Progress in Painting
Much of Raymond's subject matters in his earlier paintings are derived from Singaporean neighborhoods, making him a suitable cultural ambassador for Singapore's heart Landers. His first (The Experience Since September
22, 1993) and second (Reality: Seen and Imagined) solo exhibitions featured several scenes of dilapidated Chinatown
walls and forlorn windows, invoking a nostalgia for the past and, because of the prevailing desolation, regret at its passing.
The expressionism of his painting, typical of early LaSalle style, hints at a troubled, lost and above all, lonely psychological state, with solitary representational elements such as windows, doors,
postboxes and altars, adrift in mottled, textured walls of abstraction. By his fourth solo show, Canvas to Canvas,
the mamak stall had replaced Chinatown, the canvases are busier with more objects, and the people are more prominent,
although they seldom dominate the canvas. Obscuring planes cut across some paintings in the form of bamboo chicks, blinds
and tarpaulin, replacing the walls in providing dominant blocks of textured colour. Raymond seems busier, happier, more comfortable
with people, but perhaps still rather diffident about his talents. Above all, his paintings are in bright, bold colours,
which mark him as a daring colorist
and tropical painter.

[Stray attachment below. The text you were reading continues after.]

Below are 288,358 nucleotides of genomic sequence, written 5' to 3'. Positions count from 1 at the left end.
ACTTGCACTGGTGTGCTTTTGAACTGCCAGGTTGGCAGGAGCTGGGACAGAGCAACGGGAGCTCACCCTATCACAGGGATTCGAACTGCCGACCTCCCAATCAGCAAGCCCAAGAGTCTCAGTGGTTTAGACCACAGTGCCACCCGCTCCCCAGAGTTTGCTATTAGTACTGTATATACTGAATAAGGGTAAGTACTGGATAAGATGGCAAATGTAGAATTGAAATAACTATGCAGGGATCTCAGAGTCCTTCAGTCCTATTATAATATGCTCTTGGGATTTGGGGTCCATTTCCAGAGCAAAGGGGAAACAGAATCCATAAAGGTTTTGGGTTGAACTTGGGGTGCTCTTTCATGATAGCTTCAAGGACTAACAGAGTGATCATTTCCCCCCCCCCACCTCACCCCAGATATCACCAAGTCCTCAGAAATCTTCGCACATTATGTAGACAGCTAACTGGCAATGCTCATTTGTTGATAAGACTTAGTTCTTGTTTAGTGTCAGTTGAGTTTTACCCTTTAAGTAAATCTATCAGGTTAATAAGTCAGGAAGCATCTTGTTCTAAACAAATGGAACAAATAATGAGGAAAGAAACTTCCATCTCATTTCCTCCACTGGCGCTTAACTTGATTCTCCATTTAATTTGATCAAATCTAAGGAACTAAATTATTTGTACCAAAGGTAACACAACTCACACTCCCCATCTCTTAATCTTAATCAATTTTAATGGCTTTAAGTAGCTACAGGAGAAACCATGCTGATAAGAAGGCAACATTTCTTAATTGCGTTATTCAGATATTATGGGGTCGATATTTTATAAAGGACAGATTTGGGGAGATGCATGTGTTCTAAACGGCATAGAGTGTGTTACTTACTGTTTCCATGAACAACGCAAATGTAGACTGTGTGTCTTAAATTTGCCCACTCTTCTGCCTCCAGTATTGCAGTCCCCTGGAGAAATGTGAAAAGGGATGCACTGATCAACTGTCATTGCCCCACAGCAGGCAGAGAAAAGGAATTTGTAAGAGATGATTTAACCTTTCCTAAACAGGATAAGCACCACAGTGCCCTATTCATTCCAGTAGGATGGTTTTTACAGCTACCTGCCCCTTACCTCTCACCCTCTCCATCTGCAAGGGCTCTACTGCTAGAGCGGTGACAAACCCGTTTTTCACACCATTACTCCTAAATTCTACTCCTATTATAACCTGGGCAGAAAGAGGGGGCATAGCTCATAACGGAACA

As a local artist, Raymond goes beyond traditional and rather stereotypical street scenes of Chinatown
to portray familiar cityscapes with an edge, an air of psychological unease which leads the viewer to question issues of memories,
loss and solitude. The history behind the peeling paint and decaying fixtures is queried: what was this place before, what
transpired and who lived here? This air of tension continues in his mamak stalls, although the action is busier,
the human presence more palpable. With paintings from his latest series Motherland, the tension seems finally to
have dissipated as Raymond paints the kampungs of Riau in static, idyllic sunshine; the atmosphere is warm, the people
relaxed and friendly. This series seems to see Raymond at his most assured, his technique capturing attap houses, jetties
and boats with considerable skill, although his efforts in delineating human features remain exploratory at this point.
Pwee Keng Hock
December 2, 2002
based on conversation with Raymond on Sept 2, 2002